They use social media sites to tempt their victims with the prospect of earning lots of money by claiming they can do this for very little effort and virtually no risk. Some do briefly earn a reasonable amount of money for little effort, however, in reality, the risk is huge. The F Boy will typically identify someone who is in need of cash (show me a teenager who isn’t!) and tempt them with the possibility of earning £1,000 in cash for 15 minutes work. They tell them that if they give the Fraud Boy their bank details, £5,000 will be paid into their account within the next 24 hours. All they need to do is go into the branch and withdraw it. The sum varies according to how much different banks are willing to pay out per day, and often an ‘odd amount’ is transferred into the account to assist in dispelling any suspicion by the bank; so £5,000 might actually be £5,014.33.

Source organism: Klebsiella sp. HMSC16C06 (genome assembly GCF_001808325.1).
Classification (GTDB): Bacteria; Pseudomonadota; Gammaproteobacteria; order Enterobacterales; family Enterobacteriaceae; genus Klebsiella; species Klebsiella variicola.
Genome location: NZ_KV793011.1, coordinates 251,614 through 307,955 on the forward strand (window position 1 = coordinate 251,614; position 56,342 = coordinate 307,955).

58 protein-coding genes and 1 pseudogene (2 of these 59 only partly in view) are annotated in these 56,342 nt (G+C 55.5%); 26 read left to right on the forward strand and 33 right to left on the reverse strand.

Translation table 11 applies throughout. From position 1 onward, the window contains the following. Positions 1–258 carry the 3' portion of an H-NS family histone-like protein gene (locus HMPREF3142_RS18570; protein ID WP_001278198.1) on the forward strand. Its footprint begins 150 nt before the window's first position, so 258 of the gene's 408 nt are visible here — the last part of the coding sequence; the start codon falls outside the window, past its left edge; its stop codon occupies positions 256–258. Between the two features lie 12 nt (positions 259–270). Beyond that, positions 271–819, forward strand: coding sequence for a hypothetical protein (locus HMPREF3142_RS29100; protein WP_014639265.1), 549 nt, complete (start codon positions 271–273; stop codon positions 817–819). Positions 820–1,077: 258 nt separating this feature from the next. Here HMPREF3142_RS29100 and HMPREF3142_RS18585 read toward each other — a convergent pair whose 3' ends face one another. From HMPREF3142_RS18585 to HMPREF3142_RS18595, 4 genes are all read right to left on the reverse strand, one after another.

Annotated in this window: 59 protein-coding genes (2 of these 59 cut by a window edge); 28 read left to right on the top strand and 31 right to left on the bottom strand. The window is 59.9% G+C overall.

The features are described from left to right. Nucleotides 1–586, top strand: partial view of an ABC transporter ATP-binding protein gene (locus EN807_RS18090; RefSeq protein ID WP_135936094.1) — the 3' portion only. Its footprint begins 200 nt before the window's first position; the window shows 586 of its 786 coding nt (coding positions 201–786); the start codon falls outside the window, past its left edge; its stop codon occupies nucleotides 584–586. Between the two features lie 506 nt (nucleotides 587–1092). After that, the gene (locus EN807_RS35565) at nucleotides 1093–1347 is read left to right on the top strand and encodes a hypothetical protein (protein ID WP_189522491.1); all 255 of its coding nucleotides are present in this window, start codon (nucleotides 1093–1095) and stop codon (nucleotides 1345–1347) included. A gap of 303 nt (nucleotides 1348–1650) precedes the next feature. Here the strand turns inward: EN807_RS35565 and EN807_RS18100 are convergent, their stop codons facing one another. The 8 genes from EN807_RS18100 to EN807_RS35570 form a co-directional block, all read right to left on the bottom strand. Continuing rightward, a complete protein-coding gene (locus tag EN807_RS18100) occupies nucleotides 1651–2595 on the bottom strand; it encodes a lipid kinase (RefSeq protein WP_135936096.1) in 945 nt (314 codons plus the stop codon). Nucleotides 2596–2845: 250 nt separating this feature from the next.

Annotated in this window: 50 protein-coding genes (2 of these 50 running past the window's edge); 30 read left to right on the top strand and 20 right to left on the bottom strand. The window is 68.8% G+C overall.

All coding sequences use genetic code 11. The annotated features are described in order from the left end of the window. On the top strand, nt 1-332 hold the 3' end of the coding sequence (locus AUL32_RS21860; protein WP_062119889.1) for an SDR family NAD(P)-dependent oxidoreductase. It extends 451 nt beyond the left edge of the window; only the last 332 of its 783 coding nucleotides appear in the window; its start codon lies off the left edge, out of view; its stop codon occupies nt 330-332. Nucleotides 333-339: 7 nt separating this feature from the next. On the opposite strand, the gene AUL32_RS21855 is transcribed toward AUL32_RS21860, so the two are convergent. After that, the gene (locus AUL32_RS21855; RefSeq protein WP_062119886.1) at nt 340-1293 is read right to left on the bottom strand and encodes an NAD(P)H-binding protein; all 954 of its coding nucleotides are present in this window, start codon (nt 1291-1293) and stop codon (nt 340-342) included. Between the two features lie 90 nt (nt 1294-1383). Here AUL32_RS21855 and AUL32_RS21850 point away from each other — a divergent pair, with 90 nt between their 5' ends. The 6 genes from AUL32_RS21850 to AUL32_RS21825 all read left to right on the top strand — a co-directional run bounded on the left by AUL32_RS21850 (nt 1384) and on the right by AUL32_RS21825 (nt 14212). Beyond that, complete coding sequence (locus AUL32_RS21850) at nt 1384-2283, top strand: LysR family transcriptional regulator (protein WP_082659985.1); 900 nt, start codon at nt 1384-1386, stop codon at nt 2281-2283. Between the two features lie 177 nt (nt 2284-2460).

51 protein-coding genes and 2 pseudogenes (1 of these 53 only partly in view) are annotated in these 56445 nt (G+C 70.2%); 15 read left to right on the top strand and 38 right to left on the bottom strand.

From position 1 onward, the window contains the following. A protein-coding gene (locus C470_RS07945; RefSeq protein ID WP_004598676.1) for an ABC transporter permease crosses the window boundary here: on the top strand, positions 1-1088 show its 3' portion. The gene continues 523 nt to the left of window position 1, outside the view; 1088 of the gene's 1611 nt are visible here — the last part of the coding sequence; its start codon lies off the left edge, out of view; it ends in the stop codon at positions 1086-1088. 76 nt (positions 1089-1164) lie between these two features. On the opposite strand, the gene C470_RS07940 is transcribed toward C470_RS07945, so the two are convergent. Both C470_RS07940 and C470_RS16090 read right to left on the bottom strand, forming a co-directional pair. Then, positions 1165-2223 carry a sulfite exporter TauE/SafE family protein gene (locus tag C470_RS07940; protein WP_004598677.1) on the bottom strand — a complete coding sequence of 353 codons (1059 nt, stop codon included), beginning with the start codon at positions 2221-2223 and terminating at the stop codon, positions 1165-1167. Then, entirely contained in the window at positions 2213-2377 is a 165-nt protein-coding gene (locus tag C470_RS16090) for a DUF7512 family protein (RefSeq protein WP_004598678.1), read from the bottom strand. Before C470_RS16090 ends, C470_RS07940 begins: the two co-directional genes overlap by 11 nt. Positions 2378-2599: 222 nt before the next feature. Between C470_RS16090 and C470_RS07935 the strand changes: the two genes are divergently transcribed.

The mule goes into the bank, withdraws the cash and is met close by (to avoid any temptation for the mule to make a run for it) by Steve and the money is handed over. The ‘commission’ is normally between 10-20% and that is handed back to the mule. It works well and whilst almost completely under the general public’s radar, it is common knowledge amongst many teenagers, especially those at university. Unsurprisingly, the Fraud Boys have developed their own slang when grooming potential accomplices on social media. Bank cards are known as ‘squares’ and each bank has a nickname, Lloyds is ‘Lolly’, Barclays is ‘Barks’ and NatWest is ‘Natty’ etc. The amount to be deposited into the accomplice’s account is known as ‘the drop’ and the commission is known as ‘kick’ or ‘cut’